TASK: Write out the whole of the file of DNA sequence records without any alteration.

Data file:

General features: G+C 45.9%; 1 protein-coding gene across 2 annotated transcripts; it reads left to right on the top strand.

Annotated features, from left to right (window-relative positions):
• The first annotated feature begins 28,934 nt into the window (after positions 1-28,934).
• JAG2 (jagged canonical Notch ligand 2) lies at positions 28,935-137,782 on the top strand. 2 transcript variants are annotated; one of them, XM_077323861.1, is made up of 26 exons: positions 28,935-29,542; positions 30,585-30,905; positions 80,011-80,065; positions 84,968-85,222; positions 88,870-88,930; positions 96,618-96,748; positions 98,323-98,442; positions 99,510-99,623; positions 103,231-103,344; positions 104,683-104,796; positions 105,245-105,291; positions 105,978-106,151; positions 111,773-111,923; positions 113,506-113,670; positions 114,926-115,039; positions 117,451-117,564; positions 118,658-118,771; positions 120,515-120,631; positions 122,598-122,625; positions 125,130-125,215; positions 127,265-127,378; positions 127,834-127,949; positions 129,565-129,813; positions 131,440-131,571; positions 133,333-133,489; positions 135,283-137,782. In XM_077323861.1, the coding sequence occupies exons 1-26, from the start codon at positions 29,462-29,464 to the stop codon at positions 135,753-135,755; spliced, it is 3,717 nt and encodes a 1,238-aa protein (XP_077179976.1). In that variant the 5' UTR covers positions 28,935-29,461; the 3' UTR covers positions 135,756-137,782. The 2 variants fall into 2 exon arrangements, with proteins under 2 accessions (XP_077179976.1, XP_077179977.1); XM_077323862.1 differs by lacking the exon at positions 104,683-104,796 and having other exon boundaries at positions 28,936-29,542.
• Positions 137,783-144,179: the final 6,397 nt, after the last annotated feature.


General features: G+C 45.9%; 1 protein-coding gene across 2 annotated transcripts; it reads left to right on the top strand.

Annotated features, from left to right (window-relative positions):
• The first annotated feature begins 28,934 nt into the window (after positions 1-28,934).
• JAG2 (jagged canonical Notch ligand 2) lies at positions 28,935-137,782 on the top strand. 2 transcript variants are annotated; one of them, XM_077323861.1, is made up of 26 exons: positions 28,935-29,542; positions 30,585-30,905; positions 80,011-80,065; positions 84,968-85,222; positions 88,870-88,930; positions 96,618-96,748; positions 98,323-98,442; positions 99,510-99,623; positions 103,231-103,344; positions 104,683-104,796; positions 105,245-105,291; positions 105,978-106,151; positions 111,773-111,923; positions 113,506-113,670; positions 114,926-115,039; positions 117,451-117,564; positions 118,658-118,771; positions 120,515-120,631; positions 122,598-122,625; positions 125,130-125,215; positions 127,265-127,378; positions 127,834-127,949; positions 129,565-129,813; positions 131,440-131,571; positions 133,333-133,489; positions 135,283-137,782. In XM_077323861.1, the coding sequence occupies exons 1-26, from the start codon at positions 29,462-29,464 to the stop codon at positions 135,753-135,755; spliced, it is 3,717 nt and encodes a 1,238-aa protein (XP_077179976.1). In that variant the 5' UTR covers positions 28,935-29,461; the 3' UTR covers positions 135,756-137,782. The 2 variants fall into 2 exon arrangements, with proteins under 2 accessions (XP_077179976.1, XP_077179977.1); XM_077323862.1 differs by lacking the exon at positions 104,683-104,796 and having other exon boundaries at positions 28,936-29,542.
• Positions 137,783-144,179: the final 6,397 nt, after the last annotated feature.